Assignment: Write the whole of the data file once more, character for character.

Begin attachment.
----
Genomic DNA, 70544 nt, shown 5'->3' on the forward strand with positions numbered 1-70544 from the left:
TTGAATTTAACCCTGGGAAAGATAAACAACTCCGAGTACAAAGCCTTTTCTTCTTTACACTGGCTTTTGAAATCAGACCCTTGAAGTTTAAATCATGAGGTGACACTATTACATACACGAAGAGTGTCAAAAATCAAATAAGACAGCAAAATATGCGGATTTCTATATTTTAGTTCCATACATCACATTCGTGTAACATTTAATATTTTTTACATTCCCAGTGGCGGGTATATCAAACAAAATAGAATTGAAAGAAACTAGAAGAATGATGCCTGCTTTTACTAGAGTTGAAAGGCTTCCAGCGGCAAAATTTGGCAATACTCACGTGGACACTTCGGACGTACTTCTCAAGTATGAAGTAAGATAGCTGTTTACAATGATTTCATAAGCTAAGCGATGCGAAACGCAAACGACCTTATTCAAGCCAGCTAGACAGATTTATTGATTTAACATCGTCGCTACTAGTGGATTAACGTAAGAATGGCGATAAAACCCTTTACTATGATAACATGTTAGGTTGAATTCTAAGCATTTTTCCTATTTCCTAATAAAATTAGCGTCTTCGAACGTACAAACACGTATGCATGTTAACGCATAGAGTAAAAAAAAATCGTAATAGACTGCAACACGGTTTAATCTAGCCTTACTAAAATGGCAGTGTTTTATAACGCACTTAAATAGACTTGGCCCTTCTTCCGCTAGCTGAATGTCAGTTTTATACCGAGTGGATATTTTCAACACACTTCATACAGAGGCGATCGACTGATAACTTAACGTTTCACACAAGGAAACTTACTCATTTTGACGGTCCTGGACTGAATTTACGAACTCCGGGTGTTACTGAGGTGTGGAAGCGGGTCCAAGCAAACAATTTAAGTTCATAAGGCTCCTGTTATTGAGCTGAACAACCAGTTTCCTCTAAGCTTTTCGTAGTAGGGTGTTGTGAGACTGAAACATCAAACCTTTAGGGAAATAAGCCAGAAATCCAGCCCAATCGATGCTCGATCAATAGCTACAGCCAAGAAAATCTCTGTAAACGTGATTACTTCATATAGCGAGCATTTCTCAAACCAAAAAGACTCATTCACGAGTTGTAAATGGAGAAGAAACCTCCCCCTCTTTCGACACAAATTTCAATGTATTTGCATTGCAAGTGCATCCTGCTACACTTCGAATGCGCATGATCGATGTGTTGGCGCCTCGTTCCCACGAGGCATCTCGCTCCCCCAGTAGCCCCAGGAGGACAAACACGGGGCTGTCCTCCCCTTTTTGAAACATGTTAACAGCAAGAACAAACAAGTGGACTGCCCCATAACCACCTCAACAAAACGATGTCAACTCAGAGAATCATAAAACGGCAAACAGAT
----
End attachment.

Genomic DNA, 70544 nt, shown 5'->3' on the forward strand with positions numbered 1-70544 from the left:
TTGAATTTAACCCTGGGAAAGATAAACAACTCCGAGTACAAAGCCTTTTCTTCTTTACACTGGCTTTTGAAATCAGACCCTTGAAGTTTAAATCATGAGGTGACACTATTACATACACGAAGAGTGTCAAAAATCAAATAAGACAGCAAAATATGCGGATTTCTATATTTTAGTTCCATACATCACATTCGTGTAACATTTAATATTTTTTACATTCCCAGTGGCGGGTATATCAAACAAAATAGAATTGAAAGAAACTAGAAGAATGATGCCTGCTTTTACTAGAGTTGAAAGGCTTCCAGCGGCAAAATTTGGCAATACTCACGTGGACACTTCGGACGTACTTCTCAAGTATGAAGTAAGATAGCTGTTTACAATGATTTCATAAGCTAAGCGATGCGAAACGCAAACGACCTTATTCAAGCCAGCTAGACAGATTTATTGATTTAACATCGTCGCTACTAGTGGATTAACGTAAGAATGGCGATAAAACCCTTTACTATGATAACATGTTAGGTTGAATTCTAAGCATTTTTCCTATTTCCTAATAAAATTAGCGTCTTCGAACGTACAAACACGTATGCATGTTAACGCATAGAGTAAAAAAAAATCGTAATAGACTGCAACACGGTTTAATCTAGCCTTACTAAAATGGCAGTGTTTTATAACGCACTTAAATAGACTTGGCCCTTCTTCCGCTAGCTGAATGTCAGTTTTATACCGAGTGGATATTTTCAACACACTTCATACAGAGGCGATCGACTGATAACTTAACGTTTCACACAAGGAAACTTACTCATTTTGACGGTCCTGGACTGAATTTACGAACTCCGGGTGTTACTGAGGTGTGGAAGCGGGTCCAAGCAAACAATTTAAGTTCATAAGGCTCCTGTTATTGAGCTGAACAACCAGTTTCCTCTAAGCTTTTCGTAGTAGGGTGTTGTGAGACTGAAACATCAAACCTTTAGGGAAATAAGCCAGAAATCCAGCCCAATCGATGCTCGATCAATAGCTACAGCCAAGAAAATCTCTGTAAACGTGATTACTTCATATAGCGAGCATTTCTCAAACCAAAAAGACTCATTCACGAGTTGTAAATGGAGAAGAAACCTCCCCCTCTTTCGACACAAATTTCAATGTATTTGCATTGCAAGTGCATCCTGCTACACTTCGAATGCGCATGATCGATGTGTTGGCGCCTCGTTCCCACGAGGCATCTCGCTCCCCCAGTAGCCCCAGGAGGACAAACACGGGGCTGTCCTCCCCTTTTTGAAACATGTTAACAGCAAGAACAAACAAGTGGACTGCCCCATAACCACCTCAACAAAACGATGTCAACTCAGAGAATCATAAAACGGCAAACAGAT